conversational v confessional growth

I’ve just started reading Difficult Conversations: How To Discuss What Matters Most by three members of the Harvard Negotiation Project. And it feels promising. Partly because, like narrative therapy, it adopts a solution-oriented approach to delivering bad news, confronting hurtful behaviour, asking for a pay-rise, etc. Rather than dwelling on past failures, guilt or recriminations, it’s oriented towards growth and positive change. It’s forward looking. It’s about conversation — understanding rather than judging (or manipulating).

When it comes to Christian growth, a forward looking stance seems right. We’re interested in the work of God’s Spirit. And He’s the one who moves us towards maturity. Producing the fruit of Christ-like character.

We see it all the time in the Gospels. Jesus consistently welcomes people as they are — lost and messy and weighed down with baggage. He doesn’t hand out a list of criteria to fulfil before He lavishes grace on them. But nor does He leave them to wallow. His call is: ‘Go. And sin no more’.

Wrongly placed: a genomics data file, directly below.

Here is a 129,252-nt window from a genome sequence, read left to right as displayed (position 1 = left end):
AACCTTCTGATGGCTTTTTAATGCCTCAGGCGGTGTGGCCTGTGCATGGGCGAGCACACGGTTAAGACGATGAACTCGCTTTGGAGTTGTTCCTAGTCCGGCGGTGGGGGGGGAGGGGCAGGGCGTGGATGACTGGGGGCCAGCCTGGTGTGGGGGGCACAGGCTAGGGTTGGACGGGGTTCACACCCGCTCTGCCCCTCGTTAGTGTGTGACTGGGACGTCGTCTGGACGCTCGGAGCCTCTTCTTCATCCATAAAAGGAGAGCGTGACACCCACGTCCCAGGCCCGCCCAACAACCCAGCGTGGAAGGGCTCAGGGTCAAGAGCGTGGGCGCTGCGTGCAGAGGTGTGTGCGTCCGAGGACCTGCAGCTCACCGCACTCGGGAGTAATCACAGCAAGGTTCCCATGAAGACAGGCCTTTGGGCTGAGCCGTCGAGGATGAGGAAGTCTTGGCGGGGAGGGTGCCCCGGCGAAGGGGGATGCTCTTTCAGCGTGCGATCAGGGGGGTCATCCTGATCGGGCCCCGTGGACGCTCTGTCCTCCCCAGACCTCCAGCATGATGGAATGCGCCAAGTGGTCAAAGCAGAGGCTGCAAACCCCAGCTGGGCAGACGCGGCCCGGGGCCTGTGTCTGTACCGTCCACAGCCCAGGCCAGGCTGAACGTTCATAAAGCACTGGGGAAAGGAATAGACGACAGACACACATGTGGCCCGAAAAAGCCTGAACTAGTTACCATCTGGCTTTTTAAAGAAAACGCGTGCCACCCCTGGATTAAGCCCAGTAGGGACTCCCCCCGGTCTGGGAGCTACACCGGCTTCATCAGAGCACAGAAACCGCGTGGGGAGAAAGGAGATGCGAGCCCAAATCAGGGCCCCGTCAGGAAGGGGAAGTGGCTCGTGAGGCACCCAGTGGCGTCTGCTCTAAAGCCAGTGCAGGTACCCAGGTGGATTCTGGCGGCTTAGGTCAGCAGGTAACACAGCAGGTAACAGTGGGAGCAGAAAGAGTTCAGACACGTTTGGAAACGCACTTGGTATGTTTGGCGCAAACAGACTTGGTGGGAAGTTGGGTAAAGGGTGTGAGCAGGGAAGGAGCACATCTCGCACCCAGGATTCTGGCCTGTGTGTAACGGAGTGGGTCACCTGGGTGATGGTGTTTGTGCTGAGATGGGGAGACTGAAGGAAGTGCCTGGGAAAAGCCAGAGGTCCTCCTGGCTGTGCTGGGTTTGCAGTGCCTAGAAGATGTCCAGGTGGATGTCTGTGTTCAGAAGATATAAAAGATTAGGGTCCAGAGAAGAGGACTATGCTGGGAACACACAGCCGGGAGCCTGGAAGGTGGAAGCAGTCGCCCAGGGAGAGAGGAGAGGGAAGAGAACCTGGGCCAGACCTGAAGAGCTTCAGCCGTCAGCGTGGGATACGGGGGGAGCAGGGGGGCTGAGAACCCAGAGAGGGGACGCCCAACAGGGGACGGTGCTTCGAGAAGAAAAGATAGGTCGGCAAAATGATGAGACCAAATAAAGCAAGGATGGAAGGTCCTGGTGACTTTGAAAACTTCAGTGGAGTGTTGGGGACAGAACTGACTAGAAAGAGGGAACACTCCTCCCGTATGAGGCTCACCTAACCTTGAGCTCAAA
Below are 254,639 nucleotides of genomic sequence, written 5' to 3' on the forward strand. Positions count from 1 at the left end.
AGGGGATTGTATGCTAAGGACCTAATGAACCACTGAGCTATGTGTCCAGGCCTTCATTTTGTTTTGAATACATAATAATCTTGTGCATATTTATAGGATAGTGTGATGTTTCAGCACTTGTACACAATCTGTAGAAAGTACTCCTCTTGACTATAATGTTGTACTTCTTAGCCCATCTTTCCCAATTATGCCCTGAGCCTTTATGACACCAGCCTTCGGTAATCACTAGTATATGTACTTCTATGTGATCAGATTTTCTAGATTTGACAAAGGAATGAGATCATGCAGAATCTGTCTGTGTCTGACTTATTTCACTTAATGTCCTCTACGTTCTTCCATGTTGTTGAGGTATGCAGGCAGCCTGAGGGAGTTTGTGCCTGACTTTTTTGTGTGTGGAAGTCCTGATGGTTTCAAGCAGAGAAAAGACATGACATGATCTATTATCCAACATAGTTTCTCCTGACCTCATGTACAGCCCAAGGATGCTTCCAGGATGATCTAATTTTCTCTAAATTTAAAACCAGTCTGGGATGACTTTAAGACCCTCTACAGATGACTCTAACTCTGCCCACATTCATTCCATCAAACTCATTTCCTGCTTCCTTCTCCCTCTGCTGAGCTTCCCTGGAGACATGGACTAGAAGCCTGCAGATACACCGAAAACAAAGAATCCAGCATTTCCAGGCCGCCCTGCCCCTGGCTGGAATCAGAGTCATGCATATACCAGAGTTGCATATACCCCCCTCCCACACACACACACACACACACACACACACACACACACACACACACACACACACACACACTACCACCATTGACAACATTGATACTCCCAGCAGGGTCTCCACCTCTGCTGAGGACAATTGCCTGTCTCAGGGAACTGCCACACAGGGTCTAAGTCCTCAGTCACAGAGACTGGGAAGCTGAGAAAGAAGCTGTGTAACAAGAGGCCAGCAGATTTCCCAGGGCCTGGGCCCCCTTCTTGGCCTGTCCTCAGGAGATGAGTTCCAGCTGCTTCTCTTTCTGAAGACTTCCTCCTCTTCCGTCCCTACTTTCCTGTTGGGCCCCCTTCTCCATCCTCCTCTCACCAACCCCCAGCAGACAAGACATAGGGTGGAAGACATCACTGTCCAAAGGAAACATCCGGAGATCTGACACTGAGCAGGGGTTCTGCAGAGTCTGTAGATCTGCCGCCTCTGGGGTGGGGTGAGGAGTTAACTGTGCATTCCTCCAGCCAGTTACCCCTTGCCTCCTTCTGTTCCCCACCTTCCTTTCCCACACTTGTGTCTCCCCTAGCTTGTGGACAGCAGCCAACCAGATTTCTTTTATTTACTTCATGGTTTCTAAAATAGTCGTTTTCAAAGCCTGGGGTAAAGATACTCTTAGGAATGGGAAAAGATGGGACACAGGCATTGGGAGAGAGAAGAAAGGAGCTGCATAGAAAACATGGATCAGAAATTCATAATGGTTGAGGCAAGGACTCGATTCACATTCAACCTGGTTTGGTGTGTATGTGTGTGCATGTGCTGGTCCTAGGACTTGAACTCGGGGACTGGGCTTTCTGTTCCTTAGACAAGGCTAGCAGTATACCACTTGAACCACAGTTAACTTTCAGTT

The grace God shows teaches us to say No to ungodliness and Yes to holiness. So it seems to have lots in common with a conversational approach to growth.

Until I read things like this (Difficult Conversations, pp 11-12):

[T]alking about fault is similar to talking about truth — it produces disagreement, denial, and little learning. It evokes fears of punishment and insists on an either/or answer. Nobody wants to be blamed, especially unfairly, so our energy goes into defending ourselves […] But in situations that give rise to difficult conversations, it is almost always true that what happened is the result of what both people did — or failed to do. And punishment is rarely relevant or appropriate. When competent, sensible people do something stupid, the smartest move is to try to figure out, first, what kept them from seeing it coming and, second, how to prevent the problem happening again.